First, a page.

Keywords: DNA extraction, paraffin, Mycobacterium tuberculosis, molecular pathology.


La extracción de ADN de tejidos embebidos en parafina (TEP) es crucial en muchos estudios moleculares. Varios han sido los protocolos utilizados para conseguir tal propósito. En esta investigación se compararon tres métodos de extracción de ADN con la finalidad de seleccionar uno para el trabajo en nuestro laboratorio. Se tomaron diez ganglios linfáticos de diez fallecidos por sida, para su estudio histológico y bacteriológico. El ADN se extrajo por calentamiento a 100 °C (método A); con el empleo de resina quelante Chelex-100 (método B) y por digestión con proteinasa K (método C). Para la identificación de Mycobacterium tuberculosis se amplificó una región de la secuencia específica de inserción IS 6110, mediante la reacción en cadena de la polimerasa. El ADN de los TEP se obtuvo degradado, con diferencias significativas de pureza. Solo se logró amplificación con los métodos B y C; este último fue el más laborioso. El método que requirió resina quelante Chelex-100 (método B) fue el más útil: se obtuvo ADN con calidad y cantidad suficiente en un menor tiempo. Por tanto, este método puede ser considerado como una buena opción en patología molecular.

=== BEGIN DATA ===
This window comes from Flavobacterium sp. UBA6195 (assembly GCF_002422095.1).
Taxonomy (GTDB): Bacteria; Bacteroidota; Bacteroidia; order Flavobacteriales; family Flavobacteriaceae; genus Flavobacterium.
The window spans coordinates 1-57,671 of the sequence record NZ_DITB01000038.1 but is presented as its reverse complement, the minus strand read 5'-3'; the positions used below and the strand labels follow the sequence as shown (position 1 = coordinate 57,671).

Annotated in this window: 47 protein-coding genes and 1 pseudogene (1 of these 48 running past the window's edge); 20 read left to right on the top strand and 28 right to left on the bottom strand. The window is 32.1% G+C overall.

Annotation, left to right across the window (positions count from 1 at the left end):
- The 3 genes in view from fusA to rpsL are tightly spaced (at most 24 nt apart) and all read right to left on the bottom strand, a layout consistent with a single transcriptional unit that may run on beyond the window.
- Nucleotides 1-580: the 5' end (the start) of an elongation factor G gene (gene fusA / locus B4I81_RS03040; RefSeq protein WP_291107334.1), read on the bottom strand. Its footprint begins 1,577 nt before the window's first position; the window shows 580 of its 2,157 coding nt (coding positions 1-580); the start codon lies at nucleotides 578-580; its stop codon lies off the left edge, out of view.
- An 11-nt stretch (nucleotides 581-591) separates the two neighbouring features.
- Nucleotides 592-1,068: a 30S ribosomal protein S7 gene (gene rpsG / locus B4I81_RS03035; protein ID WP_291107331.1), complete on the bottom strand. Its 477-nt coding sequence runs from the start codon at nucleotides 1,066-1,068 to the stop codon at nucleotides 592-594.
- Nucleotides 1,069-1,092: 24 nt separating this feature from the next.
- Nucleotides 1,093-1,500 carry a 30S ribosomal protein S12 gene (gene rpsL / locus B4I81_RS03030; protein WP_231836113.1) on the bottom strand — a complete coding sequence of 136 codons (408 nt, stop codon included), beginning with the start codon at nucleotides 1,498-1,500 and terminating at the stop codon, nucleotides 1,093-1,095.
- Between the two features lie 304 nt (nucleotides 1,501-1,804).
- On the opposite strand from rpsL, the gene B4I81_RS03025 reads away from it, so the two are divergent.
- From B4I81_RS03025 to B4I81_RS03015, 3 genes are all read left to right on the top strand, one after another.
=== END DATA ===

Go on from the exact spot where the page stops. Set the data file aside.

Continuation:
Palabras clave: extracción de ADN, parafina, Mycobacterium tuberculosis, patología molecular.




The massive collections of paraffin-embedded tissue (PET) samples amassed by most Pathological Anatomy laboratories have become a valuable source for molecular pathology studies (1). However, although the tissue in PET samples has undergone fixation with formaldehyde and embedment in paraffin to preserve its structure, extracting DNA from such samples with enough quality for further molecular biology techniques has proven troublesome (2).